The UK's top prosecutor has urged caution over introducing anti-terrorism courts without juries.
Belmarsh detainees: Changes expected soon
Director of Public Prosecutions Ken MacDonald QC warned against a repeat of miscarriages of justice linked to terror investigations in the 1970s.
He said British Muslims must not get the idea that terrorism laws were aimed at "sweeping through communities".
The measure is being floated as a possible solution to the controversial detention of foreign terror suspects.
Mr MacDonald's comments came as he addressed members of the Commons Home Affairs Committee on Tuesday.
He said his team at the Crown Prosecution Service were acutely aware of the concerns surrounding the use of anti-terrorism powers since the 11 September attacks.
Within months of taking the post in November 2003 he said he had met with senior Muslim figures to try and allay their concerns, he told MPs.
The most controversial element of the anti-terror laws since 2001 has been the detention without trial of a dozen suspects, mostly at Belmarsh Prison.
The home secretary is expected to shortly reveal his proposed reforms to that law after the House of Lords said the detention of nine men was wrong and ordered a rethink.
Ken MacDonald: 'No return' to miscarriages of justice
One possibility, floated by former home secretary David Blunkett, is the introduction of specialist anti-terrorism courts which could sit without juries and hear evidence from the security services. The courts would include security-vetted lawyers.
But Mr MacDonald urged caution over such courts.
"I have said in the past that it's important not to throw the baby out with the bath water," Mr MacDonald told committee members.
"I'm not sure that open liberal societies protect themselves against terrorism by becoming closed and illiberal.
"On a pragmatic point of view, one of the best protections against miscarriages of justice is due process.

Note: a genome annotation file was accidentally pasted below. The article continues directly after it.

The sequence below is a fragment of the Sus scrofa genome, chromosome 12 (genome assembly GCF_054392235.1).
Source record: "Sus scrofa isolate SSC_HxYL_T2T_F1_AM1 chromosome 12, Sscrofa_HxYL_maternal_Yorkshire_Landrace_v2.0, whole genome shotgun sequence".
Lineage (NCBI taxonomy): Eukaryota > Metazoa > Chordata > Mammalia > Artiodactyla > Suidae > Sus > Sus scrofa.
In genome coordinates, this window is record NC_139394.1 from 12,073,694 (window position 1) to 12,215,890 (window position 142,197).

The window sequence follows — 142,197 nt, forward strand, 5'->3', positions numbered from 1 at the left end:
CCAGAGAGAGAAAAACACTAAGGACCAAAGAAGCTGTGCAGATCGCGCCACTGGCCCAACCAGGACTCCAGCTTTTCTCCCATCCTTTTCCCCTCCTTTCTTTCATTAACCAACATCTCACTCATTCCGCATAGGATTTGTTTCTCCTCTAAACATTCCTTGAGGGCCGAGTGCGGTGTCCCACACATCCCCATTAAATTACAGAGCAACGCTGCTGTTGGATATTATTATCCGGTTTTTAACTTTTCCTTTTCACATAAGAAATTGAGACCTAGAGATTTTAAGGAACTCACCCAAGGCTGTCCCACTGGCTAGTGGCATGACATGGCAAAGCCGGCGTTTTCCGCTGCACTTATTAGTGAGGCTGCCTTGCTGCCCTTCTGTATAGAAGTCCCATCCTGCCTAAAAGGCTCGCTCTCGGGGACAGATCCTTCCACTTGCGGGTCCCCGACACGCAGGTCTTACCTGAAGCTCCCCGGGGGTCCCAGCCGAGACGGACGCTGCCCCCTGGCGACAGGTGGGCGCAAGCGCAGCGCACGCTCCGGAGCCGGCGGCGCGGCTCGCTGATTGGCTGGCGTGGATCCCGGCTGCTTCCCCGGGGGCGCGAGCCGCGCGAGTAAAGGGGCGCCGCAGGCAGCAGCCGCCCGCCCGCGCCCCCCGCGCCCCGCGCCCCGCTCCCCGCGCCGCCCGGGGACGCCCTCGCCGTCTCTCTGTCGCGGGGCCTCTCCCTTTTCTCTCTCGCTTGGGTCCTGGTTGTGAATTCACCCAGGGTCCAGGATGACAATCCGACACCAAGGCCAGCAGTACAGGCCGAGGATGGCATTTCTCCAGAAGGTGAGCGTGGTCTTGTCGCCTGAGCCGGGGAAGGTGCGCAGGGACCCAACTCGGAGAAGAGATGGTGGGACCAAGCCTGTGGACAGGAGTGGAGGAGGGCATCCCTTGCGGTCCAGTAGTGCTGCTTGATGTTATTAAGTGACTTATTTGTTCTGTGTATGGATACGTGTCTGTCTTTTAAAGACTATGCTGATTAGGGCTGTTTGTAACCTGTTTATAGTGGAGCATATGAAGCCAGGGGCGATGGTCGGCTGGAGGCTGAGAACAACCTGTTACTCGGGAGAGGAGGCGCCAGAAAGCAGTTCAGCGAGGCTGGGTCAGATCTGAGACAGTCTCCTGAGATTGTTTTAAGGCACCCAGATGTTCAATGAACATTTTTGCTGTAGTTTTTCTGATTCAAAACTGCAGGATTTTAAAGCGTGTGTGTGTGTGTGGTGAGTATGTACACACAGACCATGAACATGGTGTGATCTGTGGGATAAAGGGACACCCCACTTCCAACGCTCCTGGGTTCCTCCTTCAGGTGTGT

"What I have done in the past is caution against changes that are not contemplated without great care and cool heads."
Mr MacDonald said that any anti-terrorism laws had to properly balance the rights of the accused with the need for crime prevention.
A crucial element was not to forget the lessons of the miscarriages of justice following major terrorist attacks in the 1970s, he said, referring to the jailing of the Birmingham Six and Guildford Four, all falsely convicted of being IRA members.
He said the criminal justice system had substantially changed since those days to prevent unfair treatment of minorities. The CPS now had a specialist team of top lawyers solely handling terrorism cases, he said.
Large numbers of his prosecutors would shortly be given specialist training on Muslims and Islam in Britain, organised by the Muslim Council of Britain.
Nick Hardwick, chair of the Independent Police Complaints Commission, said his investigators would be looking at all complaints relating to arrests under the Terrorism Act.
"The evidence we have from public opinion surveys [is that] Asian people have the least confidence in the police and the least confidence that their complaints will be dealt with seriously," he told MPs.
But Mr MacDonald said figures for terrorism-related arrests had to be seen in context rather than used to suggest the authorities were treating entire communities as suspects.
Of the 460 arrests under the Terrorism Act since 9/11, 54 people had been charged with terrorism offences and a further 236 with other crimes with a potential terrorism element. These included credit card fraud, identity forgery and conspiracy. The number of arrests had fallen from 270 in 2003 to 165 in 2004.
Some 70 prosecutions were still to come before the courts which in time would provide a more rounded view, he stressed.
"If people get the idea that these powers are to conduct sweeps through communities, that would be hugely undermining," said MacDonald.